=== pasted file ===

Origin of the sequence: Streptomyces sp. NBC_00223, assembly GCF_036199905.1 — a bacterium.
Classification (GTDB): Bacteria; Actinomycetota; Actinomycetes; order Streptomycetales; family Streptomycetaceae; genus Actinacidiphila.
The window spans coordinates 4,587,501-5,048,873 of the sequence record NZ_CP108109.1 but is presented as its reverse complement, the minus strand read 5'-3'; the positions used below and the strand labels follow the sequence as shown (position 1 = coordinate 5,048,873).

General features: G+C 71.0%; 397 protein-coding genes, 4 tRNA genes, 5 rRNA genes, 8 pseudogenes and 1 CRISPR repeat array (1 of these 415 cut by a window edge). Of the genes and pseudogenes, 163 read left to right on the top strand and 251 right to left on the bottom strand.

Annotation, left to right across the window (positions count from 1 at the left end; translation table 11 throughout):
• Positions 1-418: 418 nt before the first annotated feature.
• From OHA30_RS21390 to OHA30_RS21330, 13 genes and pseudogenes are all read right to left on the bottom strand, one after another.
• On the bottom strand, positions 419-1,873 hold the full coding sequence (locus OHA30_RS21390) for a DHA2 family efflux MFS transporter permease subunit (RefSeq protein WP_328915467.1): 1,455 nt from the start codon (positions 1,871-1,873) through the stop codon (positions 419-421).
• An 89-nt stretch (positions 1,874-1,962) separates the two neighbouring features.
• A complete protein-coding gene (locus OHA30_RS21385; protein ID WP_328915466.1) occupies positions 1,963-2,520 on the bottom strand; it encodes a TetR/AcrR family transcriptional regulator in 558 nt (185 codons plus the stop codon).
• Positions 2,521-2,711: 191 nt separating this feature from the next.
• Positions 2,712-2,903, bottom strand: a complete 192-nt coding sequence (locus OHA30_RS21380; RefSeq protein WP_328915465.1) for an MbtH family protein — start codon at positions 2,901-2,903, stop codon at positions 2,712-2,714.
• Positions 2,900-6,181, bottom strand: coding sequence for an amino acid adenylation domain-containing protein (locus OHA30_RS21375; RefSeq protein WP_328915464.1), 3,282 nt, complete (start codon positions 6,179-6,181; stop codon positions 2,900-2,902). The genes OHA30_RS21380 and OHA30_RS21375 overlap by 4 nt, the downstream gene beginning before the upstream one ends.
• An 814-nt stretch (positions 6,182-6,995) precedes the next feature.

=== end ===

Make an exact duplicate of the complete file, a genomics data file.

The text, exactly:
Origin of the sequence: Streptomyces sp. NBC_00223, assembly GCF_036199905.1 — a bacterium.
Classification (GTDB): Bacteria; Actinomycetota; Actinomycetes; order Streptomycetales; family Streptomycetaceae; genus Actinacidiphila.
The window spans coordinates 4,587,501-5,048,873 of the sequence record NZ_CP108109.1 but is presented as its reverse complement, the minus strand read 5'-3'; the positions used below and the strand labels follow the sequence as shown (position 1 = coordinate 5,048,873).

General features: G+C 71.0%; 397 protein-coding genes, 4 tRNA genes, 5 rRNA genes, 8 pseudogenes and 1 CRISPR repeat array (1 of these 415 cut by a window edge). Of the genes and pseudogenes, 163 read left to right on the top strand and 251 right to left on the bottom strand.

Annotation, left to right across the window (positions count from 1 at the left end; translation table 11 throughout):
• Positions 1-418: 418 nt before the first annotated feature.
• From OHA30_RS21390 to OHA30_RS21330, 13 genes and pseudogenes are all read right to left on the bottom strand, one after another.
• On the bottom strand, positions 419-1,873 hold the full coding sequence (locus OHA30_RS21390) for a DHA2 family efflux MFS transporter permease subunit (RefSeq protein WP_328915467.1): 1,455 nt from the start codon (positions 1,871-1,873) through the stop codon (positions 419-421).
• An 89-nt stretch (positions 1,874-1,962) separates the two neighbouring features.
• A complete protein-coding gene (locus OHA30_RS21385; protein ID WP_328915466.1) occupies positions 1,963-2,520 on the bottom strand; it encodes a TetR/AcrR family transcriptional regulator in 558 nt (185 codons plus the stop codon).
• Positions 2,521-2,711: 191 nt separating this feature from the next.
• Positions 2,712-2,903, bottom strand: a complete 192-nt coding sequence (locus OHA30_RS21380; RefSeq protein WP_328915465.1) for an MbtH family protein — start codon at positions 2,901-2,903, stop codon at positions 2,712-2,714.
• Positions 2,900-6,181, bottom strand: coding sequence for an amino acid adenylation domain-containing protein (locus OHA30_RS21375; RefSeq protein WP_328915464.1), 3,282 nt, complete (start codon positions 6,179-6,181; stop codon positions 2,900-2,902). The genes OHA30_RS21380 and OHA30_RS21375 overlap by 4 nt, the downstream gene beginning before the upstream one ends.
• An 814-nt stretch (positions 6,182-6,995) precedes the next feature.